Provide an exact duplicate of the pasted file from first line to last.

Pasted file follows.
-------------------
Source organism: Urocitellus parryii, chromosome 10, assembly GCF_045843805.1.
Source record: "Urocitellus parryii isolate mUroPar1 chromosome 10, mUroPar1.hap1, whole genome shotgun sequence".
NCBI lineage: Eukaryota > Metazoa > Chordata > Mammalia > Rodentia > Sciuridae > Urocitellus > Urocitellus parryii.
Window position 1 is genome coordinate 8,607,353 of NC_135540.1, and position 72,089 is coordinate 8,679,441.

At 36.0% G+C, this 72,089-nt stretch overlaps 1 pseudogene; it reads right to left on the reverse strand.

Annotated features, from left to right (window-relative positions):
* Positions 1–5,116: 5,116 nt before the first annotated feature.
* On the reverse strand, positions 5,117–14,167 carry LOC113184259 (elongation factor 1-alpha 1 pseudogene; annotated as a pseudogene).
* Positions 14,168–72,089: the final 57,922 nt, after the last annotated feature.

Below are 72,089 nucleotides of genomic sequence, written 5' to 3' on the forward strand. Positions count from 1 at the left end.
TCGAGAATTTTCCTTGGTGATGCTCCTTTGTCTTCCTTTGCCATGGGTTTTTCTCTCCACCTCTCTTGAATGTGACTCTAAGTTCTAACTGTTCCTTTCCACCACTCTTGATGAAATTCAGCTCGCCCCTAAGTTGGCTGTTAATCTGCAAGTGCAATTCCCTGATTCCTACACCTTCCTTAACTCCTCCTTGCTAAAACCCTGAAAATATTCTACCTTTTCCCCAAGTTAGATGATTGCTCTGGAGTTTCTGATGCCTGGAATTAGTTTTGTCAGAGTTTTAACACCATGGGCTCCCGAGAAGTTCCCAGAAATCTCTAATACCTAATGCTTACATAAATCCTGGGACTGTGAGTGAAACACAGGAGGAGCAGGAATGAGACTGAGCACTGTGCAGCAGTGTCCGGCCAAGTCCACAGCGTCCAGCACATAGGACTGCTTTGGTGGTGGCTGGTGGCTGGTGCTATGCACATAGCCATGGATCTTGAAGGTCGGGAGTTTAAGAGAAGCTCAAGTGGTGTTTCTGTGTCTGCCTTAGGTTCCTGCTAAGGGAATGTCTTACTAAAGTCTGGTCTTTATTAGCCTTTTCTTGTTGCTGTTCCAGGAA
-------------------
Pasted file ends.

Source organism: Urocitellus parryii, chromosome 10, assembly GCF_045843805.1.
Source record: "Urocitellus parryii isolate mUroPar1 chromosome 10, mUroPar1.hap1, whole genome shotgun sequence".
NCBI lineage: Eukaryota > Metazoa > Chordata > Mammalia > Rodentia > Sciuridae > Urocitellus > Urocitellus parryii.
Window position 1 is genome coordinate 8,607,353 of NC_135540.1, and position 72,089 is coordinate 8,679,441.

At 36.0% G+C, this 72,089-nt stretch overlaps 1 pseudogene; it reads right to left on the reverse strand.

Annotated features, from left to right (window-relative positions):
* Positions 1–5,116: 5,116 nt before the first annotated feature.
* On the reverse strand, positions 5,117–14,167 carry LOC113184259 (elongation factor 1-alpha 1 pseudogene; annotated as a pseudogene).
* Positions 14,168–72,089: the final 57,922 nt, after the last annotated feature.

Below are 72,089 nucleotides of genomic sequence, written 5' to 3' on the forward strand. Positions count from 1 at the left end.
TCGAGAATTTTCCTTGGTGATGCTCCTTTGTCTTCCTTTGCCATGGGTTTTTCTCTCCACCTCTCTTGAATGTGACTCTAAGTTCTAACTGTTCCTTTCCACCACTCTTGATGAAATTCAGCTCGCCCCTAAGTTGGCTGTTAATCTGCAAGTGCAATTCCCTGATTCCTACACCTTCCTTAACTCCTCCTTGCTAAAACCCTGAAAATATTCTACCTTTTCCCCAAGTTAGATGATTGCTCTGGAGTTTCTGATGCCTGGAATTAGTTTTGTCAGAGTTTTAACACCATGGGCTCCCGAGAAGTTCCCAGAAATCTCTAATACCTAATGCTTACATAAATCCTGGGACTGTGAGTGAAACACAGGAGGAGCAGGAATGAGACTGAGCACTGTGCAGCAGTGTCCGGCCAAGTCCACAGCGTCCAGCACATAGGACTGCTTTGGTGGTGGCTGGTGGCTGGTGCTATGCACATAGCCATGGATCTTGAAGGTCGGGAGTTTAAGAGAAGCTCAAGTGGTGTTTCTGTGTCTGCCTTAGGTTCCTGCTAAGGGAATGTCTTACTAAAGTCTGGTCTTTATTAGCCTTTTCTTGTTGCTGTTCCAGGAA